Potatoes grow easily, even in poor soil, and produce more food calories per acre than any other crop. Plus they are easy to store. They’ve probably saved a lot of societies from starvation. But by becoming totally reliant on them (and only on one variety at that, as the Irish did) places a society at great risk–as you know. As you probably also know, potatoes are a new world crop, introduced to Europe a few hundred years ago. Much of Europe subsequently became heavily dependent upon them. They’re so identified with Ireland that here in the South (and possibly elsewhere in the U.S.) they’re called “Irish potatoes.”

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  5. nebraskadave says:

    Bill, potato harvesting has problems on a global level. Even my British YouTube friends have had a very anaemic potato harvest. I don’t know about mine just yet as I haven’t started harvesting them yet. I planted a potato bed in three layers of potatoes. The last layer is still blooming so it might be a while before I start digging out the potatoes which is OK because they will keep just fine in the ground. My neighbor that has a garden at Terra Nova Gardens hasn’t started digging up his potatoes either so I’m not sure what the harvest will look like in my area. Hopefully, it will be enough to last for a time.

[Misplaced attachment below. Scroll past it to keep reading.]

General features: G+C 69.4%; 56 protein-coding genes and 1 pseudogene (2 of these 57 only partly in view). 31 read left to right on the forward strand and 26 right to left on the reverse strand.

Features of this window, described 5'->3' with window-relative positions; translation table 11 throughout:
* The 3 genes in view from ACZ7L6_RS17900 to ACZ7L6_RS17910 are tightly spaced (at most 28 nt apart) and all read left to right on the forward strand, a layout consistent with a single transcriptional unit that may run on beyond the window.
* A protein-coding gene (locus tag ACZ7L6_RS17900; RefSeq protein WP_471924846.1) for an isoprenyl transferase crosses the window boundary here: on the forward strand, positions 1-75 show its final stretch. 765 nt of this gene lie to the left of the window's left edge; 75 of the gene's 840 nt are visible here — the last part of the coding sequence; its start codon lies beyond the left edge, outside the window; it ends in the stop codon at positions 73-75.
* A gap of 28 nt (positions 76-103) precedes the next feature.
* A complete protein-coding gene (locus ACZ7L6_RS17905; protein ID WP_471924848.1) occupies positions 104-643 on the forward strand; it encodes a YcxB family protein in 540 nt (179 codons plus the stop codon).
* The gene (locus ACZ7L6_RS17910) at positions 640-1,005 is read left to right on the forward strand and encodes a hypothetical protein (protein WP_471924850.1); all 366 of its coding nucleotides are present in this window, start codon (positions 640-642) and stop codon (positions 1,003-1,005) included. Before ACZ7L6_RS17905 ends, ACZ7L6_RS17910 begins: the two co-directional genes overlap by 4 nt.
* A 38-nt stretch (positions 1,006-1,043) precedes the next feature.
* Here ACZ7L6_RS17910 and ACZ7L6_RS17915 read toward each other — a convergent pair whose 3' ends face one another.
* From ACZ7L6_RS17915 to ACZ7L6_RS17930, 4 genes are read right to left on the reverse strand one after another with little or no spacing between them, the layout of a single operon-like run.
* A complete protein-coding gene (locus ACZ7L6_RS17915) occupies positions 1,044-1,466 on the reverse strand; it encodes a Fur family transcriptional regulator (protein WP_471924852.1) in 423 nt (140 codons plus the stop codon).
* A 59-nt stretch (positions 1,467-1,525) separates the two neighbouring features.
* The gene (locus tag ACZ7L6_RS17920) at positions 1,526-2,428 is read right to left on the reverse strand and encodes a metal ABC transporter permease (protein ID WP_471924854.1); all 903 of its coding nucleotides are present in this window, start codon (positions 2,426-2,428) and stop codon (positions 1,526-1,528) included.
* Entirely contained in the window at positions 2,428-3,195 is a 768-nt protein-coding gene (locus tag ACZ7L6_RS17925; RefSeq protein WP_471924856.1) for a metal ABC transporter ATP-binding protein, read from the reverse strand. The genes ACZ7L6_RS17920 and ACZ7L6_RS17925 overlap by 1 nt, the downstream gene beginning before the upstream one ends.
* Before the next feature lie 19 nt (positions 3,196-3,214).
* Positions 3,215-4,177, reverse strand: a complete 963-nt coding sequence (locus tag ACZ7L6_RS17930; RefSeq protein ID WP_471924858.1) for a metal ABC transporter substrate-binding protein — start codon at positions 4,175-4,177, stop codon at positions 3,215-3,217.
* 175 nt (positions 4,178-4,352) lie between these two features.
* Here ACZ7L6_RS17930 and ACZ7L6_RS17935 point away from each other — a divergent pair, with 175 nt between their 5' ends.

Mono culture growing has taken over in my state. Well, I should say bi-culture growing has taken over. The crops are almost entirely corn or soybeans. Some times a view of a field of alfalfa will be seen. It’s all GMO seed planted and laced with chemicals. When I was young and in junior high (middle school), I wanted to be a farmer. Never did I think or even hear about having to be certified in the use chemicals to be a farmer. Anhydrous ammonia was knifed into the rows of corn to add nitrogen for growth stimulant and mechanical cultivation got rid of the weeds. We did use broad leaf weed spray but for many years I remember walking the rows of corn and beans with a corn knife (machete looking knife) or a short handled hoe. That’s back when farms were only a couple hundred acres at most. Crop rotation between corn, small grain, soybeans, and alfalfa was the norm. Animals were abundant on the farms back then. Every farm had hogs, cows, horses, and some times sheep. Very few farms today have any animals other than a dog to bark when some one comes for a visit. The entire Midwest farm culture has morphed into some thing very different than 50 years ago.